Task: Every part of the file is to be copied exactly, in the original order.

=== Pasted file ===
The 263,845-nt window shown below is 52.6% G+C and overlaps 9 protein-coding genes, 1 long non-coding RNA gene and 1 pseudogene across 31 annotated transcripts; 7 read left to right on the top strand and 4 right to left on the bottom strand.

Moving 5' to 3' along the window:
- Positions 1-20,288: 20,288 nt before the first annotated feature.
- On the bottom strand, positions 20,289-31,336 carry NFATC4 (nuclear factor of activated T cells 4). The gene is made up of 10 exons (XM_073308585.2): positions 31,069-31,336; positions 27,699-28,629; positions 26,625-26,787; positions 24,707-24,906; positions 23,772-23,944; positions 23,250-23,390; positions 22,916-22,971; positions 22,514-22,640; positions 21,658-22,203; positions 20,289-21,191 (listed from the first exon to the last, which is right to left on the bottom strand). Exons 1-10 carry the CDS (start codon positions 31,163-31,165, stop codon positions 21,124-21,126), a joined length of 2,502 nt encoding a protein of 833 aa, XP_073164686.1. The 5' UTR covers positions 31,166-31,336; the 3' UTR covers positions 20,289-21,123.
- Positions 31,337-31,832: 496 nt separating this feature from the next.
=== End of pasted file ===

The 263,845-nt window shown below is 52.6% G+C and overlaps 9 protein-coding genes, 1 long non-coding RNA gene and 1 pseudogene across 31 annotated transcripts; 7 read left to right on the top strand and 4 right to left on the bottom strand.

Moving 5' to 3' along the window:
- Positions 1-20,288: 20,288 nt before the first annotated feature.
- On the bottom strand, positions 20,289-31,336 carry NFATC4 (nuclear factor of activated T cells 4). The gene is made up of 10 exons (XM_073308585.2): positions 31,069-31,336; positions 27,699-28,629; positions 26,625-26,787; positions 24,707-24,906; positions 23,772-23,944; positions 23,250-23,390; positions 22,916-22,971; positions 22,514-22,640; positions 21,658-22,203; positions 20,289-21,191 (listed from the first exon to the last, which is right to left on the bottom strand). Exons 1-10 carry the CDS (start codon positions 31,163-31,165, stop codon positions 21,124-21,126), a joined length of 2,502 nt encoding a protein of 833 aa, XP_073164686.1. The 5' UTR covers positions 31,166-31,336; the 3' UTR covers positions 20,289-21,123.
- Positions 31,337-31,832: 496 nt separating this feature from the next.